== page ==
In the QAD Precision News Round-Up: 20 November 2020, DHL to test
heavy-duty EV trucks in US; sticking points remain in UK/EU deal;
slow October retail sales in US; USPS to increase rates; Amazon
gobbles up UK warehouses; plus multi carrier shipping software and more.
DHL is to pilot the use of four battery-powered heavy-duty trucks in
Los Angeles. This is the company’s first move into Class 8 electric
vehicles in the US. According to DHL, the trucks will transport goods
to and from it’s Los Angeles air gateway and services facilities. The
average haul length will be 36 miles. Each truck will make multiple
hauls per day. In addition, the trucks will support DHL’s peak season
operations in the US. For more information, please see Freight Waves.
On Monday, the US Postal Service (USPS) announced increases for its
shipping rates in 2021. Next year, commercial shipping rates will
increase by 3.5 percent on its Priority Mail two- to three-day
deliveries, while its Priority Mail Express next-daily delivery will
increase 1.2 percent. However, the Postal Regulatory Commission (PRC)
must first approve the increases. Once approved, the price changes
will come into effect from January 24. According to the USPS, the
rates will allow the service to offer both competitive pricing and
generate revenue. For more information on this news item, please see
In October, US retail sales were slower than expected. The slow sales
are a result of increasing coronavirus cases and declining income due
to unemployment and the loss of financial support from the government.
Last month, retail sales grew by just 0.3 percent. This was the
smallest increase since the beginning of the recovery in May. For more
details, please see Reuters.
As a result of Brexit uncertainty, online retailers have become
worried about cross-border supply chain issues and the possibility of
needing to store additional inventory in the UK. Consequently,
e-commerce giant Amazon has been investing in its UK logistics and
delivery infrastructure. Amazon now accounts for up to one third of
new warehouse space in the country. Furthermore, while this is a part
of its growth in the UK, a no-deal Brexit and supply chain delays
could impact Amazon. For more information, please see eSellerCafe
In October, UK inflation rose by more than expected. This was due to
higher prices for both clothing and footwear and food as tighter
coronavirus restrictions came into force across much of the country.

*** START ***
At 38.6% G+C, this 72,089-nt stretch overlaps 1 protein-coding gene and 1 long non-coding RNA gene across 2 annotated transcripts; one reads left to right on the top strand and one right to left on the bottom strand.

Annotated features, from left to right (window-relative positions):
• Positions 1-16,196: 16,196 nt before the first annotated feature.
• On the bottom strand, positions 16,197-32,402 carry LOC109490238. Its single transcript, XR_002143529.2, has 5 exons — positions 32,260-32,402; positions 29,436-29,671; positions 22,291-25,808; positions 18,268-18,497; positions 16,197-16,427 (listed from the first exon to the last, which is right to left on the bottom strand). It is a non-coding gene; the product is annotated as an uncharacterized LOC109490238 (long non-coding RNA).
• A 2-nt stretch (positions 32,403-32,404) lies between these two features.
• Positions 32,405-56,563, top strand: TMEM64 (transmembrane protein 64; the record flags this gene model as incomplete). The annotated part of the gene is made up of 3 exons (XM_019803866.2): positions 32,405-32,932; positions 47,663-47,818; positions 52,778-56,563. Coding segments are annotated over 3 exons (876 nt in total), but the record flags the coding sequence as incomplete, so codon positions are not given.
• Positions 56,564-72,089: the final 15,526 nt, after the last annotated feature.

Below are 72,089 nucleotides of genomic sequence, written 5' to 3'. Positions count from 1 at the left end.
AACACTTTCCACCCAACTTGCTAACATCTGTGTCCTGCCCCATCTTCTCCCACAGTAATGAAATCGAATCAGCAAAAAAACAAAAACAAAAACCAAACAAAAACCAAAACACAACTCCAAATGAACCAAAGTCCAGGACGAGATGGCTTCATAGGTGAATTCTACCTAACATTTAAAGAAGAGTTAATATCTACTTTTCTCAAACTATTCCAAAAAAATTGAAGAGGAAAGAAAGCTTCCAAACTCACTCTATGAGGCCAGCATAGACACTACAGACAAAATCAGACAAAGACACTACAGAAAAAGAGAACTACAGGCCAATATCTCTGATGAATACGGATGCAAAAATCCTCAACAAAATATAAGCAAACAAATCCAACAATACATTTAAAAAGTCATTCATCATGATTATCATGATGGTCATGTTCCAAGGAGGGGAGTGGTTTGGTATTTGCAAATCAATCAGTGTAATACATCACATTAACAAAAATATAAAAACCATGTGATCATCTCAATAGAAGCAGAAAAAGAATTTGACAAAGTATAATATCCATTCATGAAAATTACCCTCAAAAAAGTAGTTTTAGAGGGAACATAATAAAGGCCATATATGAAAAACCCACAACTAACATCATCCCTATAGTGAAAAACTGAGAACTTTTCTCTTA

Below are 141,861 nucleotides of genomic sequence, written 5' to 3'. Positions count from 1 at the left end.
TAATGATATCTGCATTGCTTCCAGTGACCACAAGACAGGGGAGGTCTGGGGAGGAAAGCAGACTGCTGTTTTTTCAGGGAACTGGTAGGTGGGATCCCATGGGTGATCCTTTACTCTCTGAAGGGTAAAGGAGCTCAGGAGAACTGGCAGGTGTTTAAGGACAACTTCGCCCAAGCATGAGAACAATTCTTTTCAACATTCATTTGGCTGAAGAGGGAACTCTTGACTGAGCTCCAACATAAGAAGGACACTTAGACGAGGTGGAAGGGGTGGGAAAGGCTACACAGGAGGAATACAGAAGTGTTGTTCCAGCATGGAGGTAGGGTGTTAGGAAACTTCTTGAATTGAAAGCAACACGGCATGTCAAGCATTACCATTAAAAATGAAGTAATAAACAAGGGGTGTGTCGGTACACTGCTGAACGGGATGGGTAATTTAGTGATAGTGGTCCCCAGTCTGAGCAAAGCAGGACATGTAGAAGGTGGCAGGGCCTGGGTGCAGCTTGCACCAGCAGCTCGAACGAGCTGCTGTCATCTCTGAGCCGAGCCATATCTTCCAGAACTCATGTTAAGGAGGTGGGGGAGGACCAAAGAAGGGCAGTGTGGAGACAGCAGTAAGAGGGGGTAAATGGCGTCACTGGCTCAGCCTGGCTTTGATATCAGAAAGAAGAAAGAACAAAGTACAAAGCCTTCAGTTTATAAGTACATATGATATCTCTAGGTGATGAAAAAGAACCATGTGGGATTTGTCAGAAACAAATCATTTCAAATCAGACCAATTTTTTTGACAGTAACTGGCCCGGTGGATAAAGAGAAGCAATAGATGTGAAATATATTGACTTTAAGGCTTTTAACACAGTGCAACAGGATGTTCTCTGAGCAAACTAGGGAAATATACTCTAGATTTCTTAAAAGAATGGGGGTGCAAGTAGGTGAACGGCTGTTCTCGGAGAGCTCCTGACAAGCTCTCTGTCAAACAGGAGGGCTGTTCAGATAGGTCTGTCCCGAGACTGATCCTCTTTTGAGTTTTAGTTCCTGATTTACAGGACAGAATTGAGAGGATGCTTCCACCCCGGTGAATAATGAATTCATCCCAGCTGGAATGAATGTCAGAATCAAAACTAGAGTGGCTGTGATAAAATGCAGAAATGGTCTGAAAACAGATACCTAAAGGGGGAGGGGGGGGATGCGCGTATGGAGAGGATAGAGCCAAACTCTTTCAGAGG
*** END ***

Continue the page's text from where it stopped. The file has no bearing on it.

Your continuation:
The Office for National Statistics said that UK consumer prices grew
by 0.7 percent annually. That is slightly higher than the 0.6 percent
forecast by a Reuters poll of economists and followed a 0.5 percent
increase in September. Nonetheless, in Scotland, Wales and Northern
Ireland, surveys of consumers indicated that many turned to renewed
stockpiling in response to the restrictions. At the end of October,
the UK government announced a one-month lockdown for England and began
on November 5. For more details, please see RTE.
An EU official has said that trade talks between the EU and UK are
very close to an agreement on most issues. However, conflict remains
over fishing rights, guarantees of fair competition and mechanisms to
solve future disputes. On Thursday, the Brexit negotiators had to
suspend direct talks after an EU team member tested positive for
coronavirus. Negotiations continued remotely as officials worked
towards reaching a trade deal that would come into effect in six
weeks. For more details, please see Reuters.
Even before the global pandemic shut stores around the world,
e-commerce was an unstoppable force. Last year, over 100 billion
parcels were shipped across 13 major markets — Australia, Brazil,
Canada, China, France, Germany, India, Italy, Japan, Norway, Sweden,
the UK and the US.
Small parcel volumes will continue to rise. Forecasts suggest that
parcel volumes will more than double by 2026. This growth is largely
due to retail e-commerce.
However, e-commerce has impacted other industries as well. Parcel
shipping has become increasingly important for companies that ship
More parcels are going to more customers, in more places than ever
before. With increased volumes, shippers also have an increased need
to manage and control the parcel shipping spend. In this QAD Precision
Report we discuss the benefits of multi carrier parcel shipping
solutions. To read the full report, please click here.
Given the ongoing uncertainty and fluidity of the UK’s global trade
situation post-Brexit, corporate leaders are understandably concerned
about their ability to manage their supply chains through what amounts
to an ongoing instability crisis. Even in the event of a deal,
shippers will need to comply with a number of different customs requirements.
Please join QAD Precision on Tuesday, 24 November 2020 at 2
pm GMT for a 30-minute webinar where industry experts will
look at how the following processes can simplify post-Brexit global
trade and shipping:
Documentation & Paperless Shipping
If you can’t attend, register anyway and we'll send you the on-demand recording.